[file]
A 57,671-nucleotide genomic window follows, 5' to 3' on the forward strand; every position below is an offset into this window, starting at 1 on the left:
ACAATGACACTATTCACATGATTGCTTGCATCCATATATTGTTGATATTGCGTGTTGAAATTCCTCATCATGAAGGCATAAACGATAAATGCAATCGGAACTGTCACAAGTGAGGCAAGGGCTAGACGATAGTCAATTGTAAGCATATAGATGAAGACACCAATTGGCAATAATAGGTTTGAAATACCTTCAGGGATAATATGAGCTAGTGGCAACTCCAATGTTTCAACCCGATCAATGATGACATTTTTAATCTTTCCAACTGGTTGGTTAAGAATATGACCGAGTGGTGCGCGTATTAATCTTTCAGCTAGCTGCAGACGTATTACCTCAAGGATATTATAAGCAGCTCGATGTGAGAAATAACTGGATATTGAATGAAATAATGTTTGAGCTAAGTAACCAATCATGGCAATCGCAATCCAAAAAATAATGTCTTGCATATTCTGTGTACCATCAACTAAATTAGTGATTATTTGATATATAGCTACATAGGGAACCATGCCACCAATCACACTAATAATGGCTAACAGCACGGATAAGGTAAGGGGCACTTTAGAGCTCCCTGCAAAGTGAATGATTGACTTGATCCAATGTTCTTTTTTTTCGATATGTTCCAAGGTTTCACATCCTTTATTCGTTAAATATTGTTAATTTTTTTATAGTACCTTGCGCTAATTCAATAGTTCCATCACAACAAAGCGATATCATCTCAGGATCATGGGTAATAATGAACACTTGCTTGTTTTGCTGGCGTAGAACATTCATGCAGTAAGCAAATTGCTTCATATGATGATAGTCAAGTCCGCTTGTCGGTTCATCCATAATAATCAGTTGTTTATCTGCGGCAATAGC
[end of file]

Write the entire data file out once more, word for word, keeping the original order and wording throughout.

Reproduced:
A 57,671-nucleotide genomic window follows, 5' to 3' on the forward strand; every position below is an offset into this window, starting at 1 on the left:
ACAATGACACTATTCACATGATTGCTTGCATCCATATATTGTTGATATTGCGTGTTGAAATTCCTCATCATGAAGGCATAAACGATAAATGCAATCGGAACTGTCACAAGTGAGGCAAGGGCTAGACGATAGTCAATTGTAAGCATATAGATGAAGACACCAATTGGCAATAATAGGTTTGAAATACCTTCAGGGATAATATGAGCTAGTGGCAACTCCAATGTTTCAACCCGATCAATGATGACATTTTTAATCTTTCCAACTGGTTGGTTAAGAATATGACCGAGTGGTGCGCGTATTAATCTTTCAGCTAGCTGCAGACGTATTACCTCAAGGATATTATAAGCAGCTCGATGTGAGAAATAACTGGATATTGAATGAAATAATGTTTGAGCTAAGTAACCAATCATGGCAATCGCAATCCAAAAAATAATGTCTTGCATATTCTGTGTACCATCAACTAAATTAGTGATTATTTGATATATAGCTACATAGGGAACCATGCCACCAATCACACTAATAATGGCTAACAGCACGGATAAGGTAAGGGGCACTTTAGAGCTCCCTGCAAAGTGAATGATTGACTTGATCCAATGTTCTTTTTTTTCGATATGTTCCAAGGTTTCACATCCTTTATTCGTTAAATATTGTTAATTTTTTTATAGTACCTTGCGCTAATTCAATAGTTCCATCACAACAAAGCGATATCATCTCAGGATCATGGGTAATAATGAACACTTGCTTGTTTTGCTGGCGTAGAACATTCATGCAGTAAGCAAATTGCTTCATATGATGATAGTCAAGTCCGCTTGTCGGTTCATCCATAATAATCAGTTGTTTATCTGCGGCAATAGC